photorealistic image of a traffic jam
"I’m getting edgy because every minute we sit in traffic is another dime or quarter shaved off my already precariously situated tip. But, then, the damndest thing happened." image generated with AI and. a clever prompt from Jason Velázquez.

Embracing the Possibilities of Anarchy

August 9, 2023

It was freakin’ anarchy, I tell you. There was NO law enforcement telling people what to do, so they just went ahead and did whatever the hell they though best. It was pretty late Friday night and I stared, slack-jawed, at the completely unexpected behavior that was occurring at the corner of Route 20 and Summer in Lee after a performance at Tanglewood.

As is often the case after the big events at that storied Lenox venue (though still not as storied as the Music Inn…), traffic just sucked. A Mass Pike exit at either Interlaken or Prospect Hill Road would alleviate a huge amount of the problem, but Naumkeag and Berkshire Botanical are, like, neeeeever going to let that action happen, right? So departing concert-goers hitting the highway are forced to funnel their way down either Fox Hollow or Laurel Lake, by way of Old Stockbridge, whichever one feels luckier when they’re shaking dem bones coming up on Frothingham Crossing.

So I’m heading south on 20, within spitting distance of the Housatonic, and should have been, would have been skimming gracefully through Lee center had I been 15 minutes earlier. Now, both lines of cars were at a standstill. I’ve got a PAX in the back who’s not from around here and has no idea what Tanglewood even is, but sure can’t figure out where all this road congestion could possibly be from in the sleepy ol’ Berkshires. They’re getting edgy ‘cause they have somewhere to be and I’m getting edgy because every minute we sit in traffic is another dime or quarter shaved off my already precariously situated tip. But, then the damndest thing happened.

A car about 16 or 18 ahead of me toots the horn and flashes their lights to signal the car at the head of the line coming off Summer to merge onto Laurel/West Center Street. An instantaneous instinct shouted in my head, “NOOoooo! Fuck ‘em! WE have the right of way. Let them ROT for trying to duck the main stream of traffic on side roads!” Definitely the Mr. Hyde aspect of my nature, and I’m not proud of it, but I bet you’ve all had your own moments of unadulterated selfishness, too.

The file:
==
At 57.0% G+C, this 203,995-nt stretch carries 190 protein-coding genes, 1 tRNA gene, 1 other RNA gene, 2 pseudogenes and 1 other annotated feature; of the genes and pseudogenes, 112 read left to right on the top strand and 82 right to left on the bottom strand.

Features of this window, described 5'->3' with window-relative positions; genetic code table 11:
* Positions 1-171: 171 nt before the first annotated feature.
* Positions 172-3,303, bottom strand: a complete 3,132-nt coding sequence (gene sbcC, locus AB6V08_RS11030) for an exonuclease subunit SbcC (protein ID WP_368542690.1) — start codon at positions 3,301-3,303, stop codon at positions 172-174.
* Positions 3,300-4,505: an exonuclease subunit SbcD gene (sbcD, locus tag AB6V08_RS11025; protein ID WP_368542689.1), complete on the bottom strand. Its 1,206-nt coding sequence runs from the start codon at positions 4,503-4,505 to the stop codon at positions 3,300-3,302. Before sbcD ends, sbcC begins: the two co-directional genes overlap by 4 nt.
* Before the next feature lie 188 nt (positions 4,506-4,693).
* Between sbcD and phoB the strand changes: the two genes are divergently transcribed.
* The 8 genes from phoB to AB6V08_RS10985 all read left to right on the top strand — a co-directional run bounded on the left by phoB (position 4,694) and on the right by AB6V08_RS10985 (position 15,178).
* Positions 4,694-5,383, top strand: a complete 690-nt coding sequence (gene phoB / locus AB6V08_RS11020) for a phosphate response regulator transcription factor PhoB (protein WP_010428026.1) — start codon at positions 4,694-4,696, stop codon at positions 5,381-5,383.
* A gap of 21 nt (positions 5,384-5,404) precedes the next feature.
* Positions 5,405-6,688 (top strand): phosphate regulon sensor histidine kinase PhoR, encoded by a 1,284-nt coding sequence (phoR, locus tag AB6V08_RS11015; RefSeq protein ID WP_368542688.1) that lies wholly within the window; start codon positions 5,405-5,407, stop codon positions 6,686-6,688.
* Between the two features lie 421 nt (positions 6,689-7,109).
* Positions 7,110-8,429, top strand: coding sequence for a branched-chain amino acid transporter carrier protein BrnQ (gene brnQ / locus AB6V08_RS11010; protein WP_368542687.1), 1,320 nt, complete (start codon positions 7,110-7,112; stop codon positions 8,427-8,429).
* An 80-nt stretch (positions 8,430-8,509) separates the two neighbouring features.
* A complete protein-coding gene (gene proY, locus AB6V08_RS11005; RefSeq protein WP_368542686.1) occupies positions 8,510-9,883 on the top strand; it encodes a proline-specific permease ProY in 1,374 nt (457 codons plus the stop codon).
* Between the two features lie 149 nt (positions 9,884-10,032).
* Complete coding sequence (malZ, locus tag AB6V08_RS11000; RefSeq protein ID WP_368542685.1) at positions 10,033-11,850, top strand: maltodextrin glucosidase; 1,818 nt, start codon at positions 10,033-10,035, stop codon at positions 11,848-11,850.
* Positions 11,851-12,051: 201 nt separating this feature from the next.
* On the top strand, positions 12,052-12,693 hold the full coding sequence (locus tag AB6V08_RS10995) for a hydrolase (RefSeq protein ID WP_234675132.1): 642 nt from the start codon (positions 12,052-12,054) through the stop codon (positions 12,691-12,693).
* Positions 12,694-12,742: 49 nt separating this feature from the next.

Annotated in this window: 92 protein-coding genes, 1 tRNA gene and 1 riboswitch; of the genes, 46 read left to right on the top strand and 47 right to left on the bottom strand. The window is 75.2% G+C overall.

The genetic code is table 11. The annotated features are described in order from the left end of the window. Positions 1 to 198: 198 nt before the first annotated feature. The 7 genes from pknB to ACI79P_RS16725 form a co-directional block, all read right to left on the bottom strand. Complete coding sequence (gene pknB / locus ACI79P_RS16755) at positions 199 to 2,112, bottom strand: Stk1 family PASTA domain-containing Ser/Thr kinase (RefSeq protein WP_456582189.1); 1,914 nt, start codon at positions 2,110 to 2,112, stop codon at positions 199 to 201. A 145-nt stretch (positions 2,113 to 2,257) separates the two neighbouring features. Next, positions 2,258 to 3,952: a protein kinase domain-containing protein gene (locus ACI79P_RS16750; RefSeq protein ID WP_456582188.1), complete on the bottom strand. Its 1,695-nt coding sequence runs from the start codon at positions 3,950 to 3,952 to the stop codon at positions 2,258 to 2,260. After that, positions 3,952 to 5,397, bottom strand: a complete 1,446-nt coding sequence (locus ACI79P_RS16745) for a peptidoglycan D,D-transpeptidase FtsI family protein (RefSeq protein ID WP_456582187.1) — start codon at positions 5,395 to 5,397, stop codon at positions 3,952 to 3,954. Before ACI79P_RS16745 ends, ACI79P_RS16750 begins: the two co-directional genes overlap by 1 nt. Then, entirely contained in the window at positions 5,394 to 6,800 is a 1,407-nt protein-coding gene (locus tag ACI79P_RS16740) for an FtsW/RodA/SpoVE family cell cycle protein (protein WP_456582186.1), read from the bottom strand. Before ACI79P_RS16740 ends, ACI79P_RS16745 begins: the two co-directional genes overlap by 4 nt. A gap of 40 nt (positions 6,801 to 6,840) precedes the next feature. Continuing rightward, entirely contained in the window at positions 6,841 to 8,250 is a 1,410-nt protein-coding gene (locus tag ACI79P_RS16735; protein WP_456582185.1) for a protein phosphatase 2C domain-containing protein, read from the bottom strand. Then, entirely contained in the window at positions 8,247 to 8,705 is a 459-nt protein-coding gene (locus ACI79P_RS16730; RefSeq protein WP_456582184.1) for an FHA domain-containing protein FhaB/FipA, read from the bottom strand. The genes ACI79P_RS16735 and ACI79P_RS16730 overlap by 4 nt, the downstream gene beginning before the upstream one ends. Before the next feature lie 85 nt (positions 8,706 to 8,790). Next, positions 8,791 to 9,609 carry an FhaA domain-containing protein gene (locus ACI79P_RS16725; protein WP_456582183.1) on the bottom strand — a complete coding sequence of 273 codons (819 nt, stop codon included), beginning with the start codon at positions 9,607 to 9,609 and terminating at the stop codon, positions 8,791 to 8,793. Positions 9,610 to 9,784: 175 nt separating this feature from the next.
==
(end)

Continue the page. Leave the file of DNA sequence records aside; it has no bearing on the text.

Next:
So the car being offered the chance at actually getting home sometime that night accepts the favor and threads its way onto West Center. And then the car who let them in takes its turn. And then the next car in line coming off Summer takes a turn and the NEXT car on Laurel goes, and so forth and so on. One car from our line, one car from theirs. And in this way, with NO governmental imposition, two lines of cars with equal and competing interests managed to agree, wordlessly, to stagger our progress and through a cooperation, woven right there at a congested intersection. 

Total anarchy. I don’t know if the agreed-upon system continued until the logjam cleared but that unexpected phenomenon of mutualism lasted for at least the few dozen turns that I witnessed. Moments like those foster a dangerous optimism that the human race is even worth preserving. Also a hope that one day we can stop paying off-duty cops time-and-a-half to stand around and fuck up traffic patterns out of either incompetence or sadism or both.

It’s a small thing, I realize. Maybe one that’s not worth 1,200 words. But I’m telling you, opportunities exist both to recognize and to encourage just such acts of benign anarchy. I was on Tyler Street the other day and an old lady with a walker entered the crosswalk clearly without enough time to make it to the other side before the timer ran out. I sensed that she didn’t give a damn. If it takes her half an hour to walk six blocks to the store, then we can all just sit and wait an extra 60 seconds for her to cross the road. No one honked. No one did the edging up, edging up, edging up thing. We all just waited, even those at the front who could have inched by her as she past waiting until she was WELL out of their lane. Not out of some overabundance of caution or any deference to The Law. No. It was out of respect and it was out of the recognition that some things supersede the written rule.

And that we can ALL AGREE upon an impromptu common code at various points in time without being coerced or compelled.